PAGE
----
Chemotherapy is a conventional treatment for cancer with different extent of cytotoxicity but has immune potentiating mechanisms of action [10]. Whether chemotherapy can stimulate immune response and finally kill tumors is unknown. Recent introduction of immune modulators, PD-1/PD-L1 adds much excitement to this field. It is reported that the expression rate of PD-L1 in human malignant tumors varies from 19% to 92% [11] and the expression of PD-L1 is positively correlated with tumor progression [12-15]. PD-L1 overexpression predicted better pathological response to chemotherapy, independently of histo-clinical variables and predictive gene expression signatures [16]. Zhang et al. [18] demonstrated that paclitaxel, etoposide and 5-fluorouracil were able to induce PD-L1 surface expression in human breast cancer cells and increase PD-L1-mediated T cell apoptosis, revealing a potential link between chemotherapy and cancer immunoresistance. PD-L1 is expressed by cancer cells, the exact mechanism of how the chemotherapeutic drugs work on tumor microenvironment especially PD-1/PD-L1 axis and how this PD-1/PD-L1 axis induces chemoresistance is not clear. Herein, in this review, we try to summarize the relationships between chemotherapy and immune response through PD-1/PD-L1 axis.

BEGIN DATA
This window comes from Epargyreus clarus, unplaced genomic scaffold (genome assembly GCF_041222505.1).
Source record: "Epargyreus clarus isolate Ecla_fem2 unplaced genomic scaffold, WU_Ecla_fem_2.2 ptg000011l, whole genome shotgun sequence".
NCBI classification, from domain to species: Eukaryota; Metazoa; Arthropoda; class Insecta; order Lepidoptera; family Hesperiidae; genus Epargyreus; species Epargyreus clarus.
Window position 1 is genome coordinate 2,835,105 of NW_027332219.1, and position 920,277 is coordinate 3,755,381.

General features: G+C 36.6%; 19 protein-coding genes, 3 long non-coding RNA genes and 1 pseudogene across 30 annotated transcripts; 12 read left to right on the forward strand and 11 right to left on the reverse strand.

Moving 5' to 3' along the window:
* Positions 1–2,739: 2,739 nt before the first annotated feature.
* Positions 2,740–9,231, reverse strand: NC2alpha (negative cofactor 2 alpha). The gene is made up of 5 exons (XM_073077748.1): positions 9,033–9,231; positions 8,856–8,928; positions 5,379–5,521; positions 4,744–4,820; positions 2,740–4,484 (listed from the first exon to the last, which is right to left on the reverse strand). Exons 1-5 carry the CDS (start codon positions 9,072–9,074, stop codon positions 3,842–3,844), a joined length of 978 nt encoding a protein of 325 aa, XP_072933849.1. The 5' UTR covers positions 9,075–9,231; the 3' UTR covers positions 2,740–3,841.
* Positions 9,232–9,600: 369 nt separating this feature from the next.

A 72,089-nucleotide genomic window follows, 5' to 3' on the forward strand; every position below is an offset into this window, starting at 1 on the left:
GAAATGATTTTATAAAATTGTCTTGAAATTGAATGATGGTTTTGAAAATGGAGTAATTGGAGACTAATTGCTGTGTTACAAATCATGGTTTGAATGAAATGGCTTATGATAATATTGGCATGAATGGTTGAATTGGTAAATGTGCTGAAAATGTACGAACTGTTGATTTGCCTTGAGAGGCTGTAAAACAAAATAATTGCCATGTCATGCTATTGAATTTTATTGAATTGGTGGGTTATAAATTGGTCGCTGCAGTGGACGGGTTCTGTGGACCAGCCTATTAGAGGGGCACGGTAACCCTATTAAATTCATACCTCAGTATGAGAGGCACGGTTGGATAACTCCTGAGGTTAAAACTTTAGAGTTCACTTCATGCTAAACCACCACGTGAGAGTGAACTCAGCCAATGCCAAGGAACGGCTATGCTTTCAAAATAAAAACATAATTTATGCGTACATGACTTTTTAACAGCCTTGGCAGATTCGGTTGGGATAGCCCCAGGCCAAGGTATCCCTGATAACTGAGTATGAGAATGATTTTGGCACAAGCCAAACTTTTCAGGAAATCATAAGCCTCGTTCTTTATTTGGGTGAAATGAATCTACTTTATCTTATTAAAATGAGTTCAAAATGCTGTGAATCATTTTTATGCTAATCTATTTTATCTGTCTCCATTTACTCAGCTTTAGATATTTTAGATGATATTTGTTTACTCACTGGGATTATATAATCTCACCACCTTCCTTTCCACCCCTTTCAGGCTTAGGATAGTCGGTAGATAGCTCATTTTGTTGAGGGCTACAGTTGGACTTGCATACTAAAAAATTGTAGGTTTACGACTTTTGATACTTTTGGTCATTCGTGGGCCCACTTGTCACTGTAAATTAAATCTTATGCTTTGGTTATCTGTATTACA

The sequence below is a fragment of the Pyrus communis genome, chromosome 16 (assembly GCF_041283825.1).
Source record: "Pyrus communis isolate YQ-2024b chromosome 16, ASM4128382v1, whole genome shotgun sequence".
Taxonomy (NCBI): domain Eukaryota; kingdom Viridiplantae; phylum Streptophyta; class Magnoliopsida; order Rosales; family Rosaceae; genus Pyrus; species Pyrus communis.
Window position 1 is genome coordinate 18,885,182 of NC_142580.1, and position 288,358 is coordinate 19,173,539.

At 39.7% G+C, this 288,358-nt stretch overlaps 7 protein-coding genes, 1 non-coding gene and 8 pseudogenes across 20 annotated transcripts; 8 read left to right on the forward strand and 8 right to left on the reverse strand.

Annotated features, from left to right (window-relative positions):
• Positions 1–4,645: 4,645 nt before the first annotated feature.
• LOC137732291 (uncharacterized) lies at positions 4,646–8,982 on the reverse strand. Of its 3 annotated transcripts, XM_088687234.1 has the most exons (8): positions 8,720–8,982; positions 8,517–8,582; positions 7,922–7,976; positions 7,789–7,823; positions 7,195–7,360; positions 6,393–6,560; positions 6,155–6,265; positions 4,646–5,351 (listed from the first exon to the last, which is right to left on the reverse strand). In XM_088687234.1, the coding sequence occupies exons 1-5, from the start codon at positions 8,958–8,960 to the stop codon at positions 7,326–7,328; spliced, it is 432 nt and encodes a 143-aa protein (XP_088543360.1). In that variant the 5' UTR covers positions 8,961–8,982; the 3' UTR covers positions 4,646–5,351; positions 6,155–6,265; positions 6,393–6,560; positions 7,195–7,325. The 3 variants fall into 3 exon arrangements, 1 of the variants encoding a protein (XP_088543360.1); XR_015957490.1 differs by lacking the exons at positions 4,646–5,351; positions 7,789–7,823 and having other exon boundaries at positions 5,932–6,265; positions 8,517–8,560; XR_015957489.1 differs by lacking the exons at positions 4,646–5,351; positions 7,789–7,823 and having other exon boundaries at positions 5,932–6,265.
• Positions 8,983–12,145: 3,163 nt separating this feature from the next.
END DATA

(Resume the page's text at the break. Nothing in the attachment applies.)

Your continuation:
The regulation of T cell activation.

Figure 1: The regulation of T cell activation. T cell receptor (TCR) recognizes the tumor antigens in the context of major histocompatibility complex (MHC) expressed on professional antigen presenting cells (APCs). Then APCs deliver a second signal by positive co-stimulatory molecules CD28/B7-1/B7-2 to fully activate naive T cells. CTLA-4 can bind with B7-1/B7-2 competitively to inhibit the activation of CD28/B7-1/B7-2, resulting in inactivation of T cells. PD-1 binds with its ligands, PD-L1 and PD-L2 to attenuate lymphocyte activation.

Different chemotherapeutic agents have different effects on immune system